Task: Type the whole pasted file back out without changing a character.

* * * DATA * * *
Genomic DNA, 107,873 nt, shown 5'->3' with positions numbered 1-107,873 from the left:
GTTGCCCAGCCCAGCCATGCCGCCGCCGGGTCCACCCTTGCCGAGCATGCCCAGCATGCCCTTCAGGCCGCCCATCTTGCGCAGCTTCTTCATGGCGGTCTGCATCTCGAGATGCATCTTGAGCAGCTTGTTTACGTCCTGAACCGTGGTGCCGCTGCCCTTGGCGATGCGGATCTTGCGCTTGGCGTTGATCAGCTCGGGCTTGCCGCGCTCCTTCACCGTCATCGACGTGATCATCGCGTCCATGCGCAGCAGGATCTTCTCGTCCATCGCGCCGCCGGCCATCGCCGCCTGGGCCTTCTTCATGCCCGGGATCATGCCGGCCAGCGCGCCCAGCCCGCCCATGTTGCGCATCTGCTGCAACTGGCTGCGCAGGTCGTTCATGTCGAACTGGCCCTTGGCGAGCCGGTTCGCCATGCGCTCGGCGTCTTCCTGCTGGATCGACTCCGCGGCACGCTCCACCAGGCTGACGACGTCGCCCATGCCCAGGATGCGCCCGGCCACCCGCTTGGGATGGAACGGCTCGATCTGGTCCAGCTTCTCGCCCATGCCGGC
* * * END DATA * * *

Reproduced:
Genomic DNA, 107,873 nt, shown 5'->3' with positions numbered 1-107,873 from the left:
GTTGCCCAGCCCAGCCATGCCGCCGCCGGGTCCACCCTTGCCGAGCATGCCCAGCATGCCCTTCAGGCCGCCCATCTTGCGCAGCTTCTTCATGGCGGTCTGCATCTCGAGATGCATCTTGAGCAGCTTGTTTACGTCCTGAACCGTGGTGCCGCTGCCCTTGGCGATGCGGATCTTGCGCTTGGCGTTGATCAGCTCGGGCTTGCCGCGCTCCTTCACCGTCATCGACGTGATCATCGCGTCCATGCGCAGCAGGATCTTCTCGTCCATCGCGCCGCCGGCCATCGCCGCCTGGGCCTTCTTCATGCCCGGGATCATGCCGGCCAGCGCGCCCAGCCCGCCCATGTTGCGCATCTGCTGCAACTGGCTGCGCAGGTCGTTCATGTCGAACTGGCCCTTGGCGAGCCGGTTCGCCATGCGCTCGGCGTCTTCCTGCTGGATCGACTCCGCGGCACGCTCCACCAGGCTGACGACGTCGCCCATGCCCAGGATGCGCCCGGCCACCCGCTTGGGATGGAACGGCTCGATCTGGTCCAGCTTCTCGCCCATGCCGGC